Entry of the three, or four letter identifier for the Block Island State Airport, (KBID) in Rhode Island, a popular destination, is greeted with “unknown airport”. How come?
It is valid, but it is very small so no idea. Here is the link I found info and pics KBID.
Thats all wonderful information, but thats not what he was asking.
If by “very small” B-747500 means that Block Island State Airport is not busy, then he has never been there on any day, especially a weekend day, in the Summer.
This time of year, it has to be the busiest 2500 foot runway on the East Coast and one of its most dangerous, given the great number of VFR types, many rookies, who make this an early, first flight destination. It has tricky crosswinds and a very limited overun. One weekend, July 4th of '03 if I recall, there were half a dozen planes wrecked, in three incidents within 48 hours.
There was a fatal nearby today and I was looking for the flight (out of HPN) when I realized that Flight Aware is UnAware of KBID
I probably know one of the guys who wrecked that year. He was in a Bonanza and overran the end after coming in too fast on the approach. (hes not a very good pilot, even after buying an new identical plane)
Yes, and I’ll bet that Bo pilot’s initials are HH, right?
I was at the Island that weekend staying at a house about 1/4 mile from the airport. My trip in was delayed by the second of the three events that weekend. While over Groton, the Providence Controller advised me that “Block Island Airport is closed…state intentions”. I landed at GON and waited about 90 minutes for the FAA to finish their preliminary of the second accident (the Grumman pilot who lost control on landing a took out three or four parked aircraft on the ramp).
Later that weekend I strolled by the fence and I took about a dozen photos of that beautiful, wrecked V Tail Bonanza with its wings punched right through the fence…what a shame. I still have those photos if you want to see them, give me an address. I would attach them here but cannot figure out how. My guess is that he came in the night before on the VOR 26, ducked under minimums and touched down long and hot and could not stop before the end came.
Youre exactly right! Small world. He’s based at the airport I used to instruct at. Ive known him (or of him) for probably 10 years. Last winter he was coming in to land from Block Island and he did his usual “Fly the plane into the runway” type of landing and ended up running off the side and into the grass at about 80 knots. My wife and I, as well as a few other people were in the FBO (which is unusually close to the runway and is surrounded by glass windows) and one of the guys yelled and actually dove for cover! He was able to somehow get the airplane straightened out on the parallel taxiway and slow down. Get did a 180, called for fuel on the radio and went back to his parking spot as if nothing had happened!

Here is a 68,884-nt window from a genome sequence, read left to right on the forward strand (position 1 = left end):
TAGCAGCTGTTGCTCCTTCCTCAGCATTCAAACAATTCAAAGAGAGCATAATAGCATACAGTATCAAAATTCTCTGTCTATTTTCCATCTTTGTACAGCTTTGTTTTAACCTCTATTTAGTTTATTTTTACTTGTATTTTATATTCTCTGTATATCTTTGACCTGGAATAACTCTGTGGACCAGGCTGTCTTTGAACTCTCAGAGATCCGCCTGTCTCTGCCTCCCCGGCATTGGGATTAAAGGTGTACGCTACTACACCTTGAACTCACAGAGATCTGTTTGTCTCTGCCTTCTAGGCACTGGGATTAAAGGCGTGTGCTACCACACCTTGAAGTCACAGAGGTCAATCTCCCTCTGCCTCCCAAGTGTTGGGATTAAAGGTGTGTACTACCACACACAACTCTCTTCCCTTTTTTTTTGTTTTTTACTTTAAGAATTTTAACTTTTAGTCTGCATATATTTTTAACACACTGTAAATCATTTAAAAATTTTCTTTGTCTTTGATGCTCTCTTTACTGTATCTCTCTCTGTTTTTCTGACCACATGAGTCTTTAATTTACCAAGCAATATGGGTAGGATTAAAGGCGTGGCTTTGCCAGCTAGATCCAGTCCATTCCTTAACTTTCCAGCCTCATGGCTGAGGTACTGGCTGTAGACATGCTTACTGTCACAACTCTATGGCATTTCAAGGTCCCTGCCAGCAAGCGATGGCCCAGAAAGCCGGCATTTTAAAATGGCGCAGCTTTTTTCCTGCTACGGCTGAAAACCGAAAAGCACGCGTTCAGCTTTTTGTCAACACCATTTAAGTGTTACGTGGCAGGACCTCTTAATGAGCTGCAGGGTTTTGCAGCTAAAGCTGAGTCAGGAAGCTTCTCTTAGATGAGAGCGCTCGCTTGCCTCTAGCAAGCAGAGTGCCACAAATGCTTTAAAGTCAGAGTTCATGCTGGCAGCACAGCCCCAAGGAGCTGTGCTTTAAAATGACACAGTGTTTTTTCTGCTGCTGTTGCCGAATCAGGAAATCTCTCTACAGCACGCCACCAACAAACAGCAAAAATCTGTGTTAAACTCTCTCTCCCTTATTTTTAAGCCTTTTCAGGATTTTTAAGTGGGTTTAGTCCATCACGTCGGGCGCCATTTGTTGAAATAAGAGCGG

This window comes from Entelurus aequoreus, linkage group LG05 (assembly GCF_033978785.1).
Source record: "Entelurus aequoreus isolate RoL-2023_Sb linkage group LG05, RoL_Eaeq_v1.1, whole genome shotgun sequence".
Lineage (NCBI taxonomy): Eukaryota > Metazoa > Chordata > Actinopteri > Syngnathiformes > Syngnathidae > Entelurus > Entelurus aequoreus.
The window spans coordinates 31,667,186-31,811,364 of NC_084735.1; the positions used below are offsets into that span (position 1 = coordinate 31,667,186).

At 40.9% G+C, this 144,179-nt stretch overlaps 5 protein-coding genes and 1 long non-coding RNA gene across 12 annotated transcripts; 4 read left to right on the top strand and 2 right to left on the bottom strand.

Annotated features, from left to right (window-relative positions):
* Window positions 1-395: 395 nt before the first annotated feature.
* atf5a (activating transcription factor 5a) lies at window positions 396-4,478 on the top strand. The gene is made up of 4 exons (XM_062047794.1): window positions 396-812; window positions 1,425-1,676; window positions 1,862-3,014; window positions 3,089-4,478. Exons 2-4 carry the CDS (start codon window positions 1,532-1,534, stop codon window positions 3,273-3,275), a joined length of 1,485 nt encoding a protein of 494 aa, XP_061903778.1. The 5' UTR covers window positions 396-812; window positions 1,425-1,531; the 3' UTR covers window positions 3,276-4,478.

I knew the guy flying with him, during the accident at Block. A person who I have some respect for as a competent pilot, but who must have had a momentary laspe of brain activity that night. The third person onboard was him grandson, who I instructed as part of our ‘Teen flying camp’.
Check your PM’s. (way up at the top of the screen.)
I have about 8 photos of the wreck.
I have tried to sent you four of them.
My anti virus scanner is scanning the outbound now.
If the file is too big, I will send them as separate emails.
And here you always told me nothing interesting ever happened at the airport!
Weren’t you in 669AF on 3JUNE? I’ve got to start logging which planes you’re flying each week, I’m losing track.
After you register (it is free), you can upload your photos, and then post the address of the photos you want to share.
I think I will
There was a recent crash out of KBID the other day: wnbc.com/traffic/9472758/detail.html (N5012S)
Is there any updated status we can get regarding the addition of KBID to the database?
In a few weeks, it’s not going to matter because BID will be closed for runway maintenance this fall.
New England Airlines owner William Bendokas said he wants federal regulators to consider allowing airplanes to land on a grass strip during the runway repairs. The airport resorted to that option during a resurfacing 20 years ago, he said.
“We have an island community,” he said. “There is a potential for the community being cut off. It’s as simple as that.”
A grass landing strip could prove dangerous and disturb a sensitive beetle habitat, said Mark Brewer, president of the airport corporation.
Heaven forbid something should happen to a sensitive beetle! (For the youngblood on this forum: that is sarcasm. I say run over the damn bugs! People are more important than any bug.)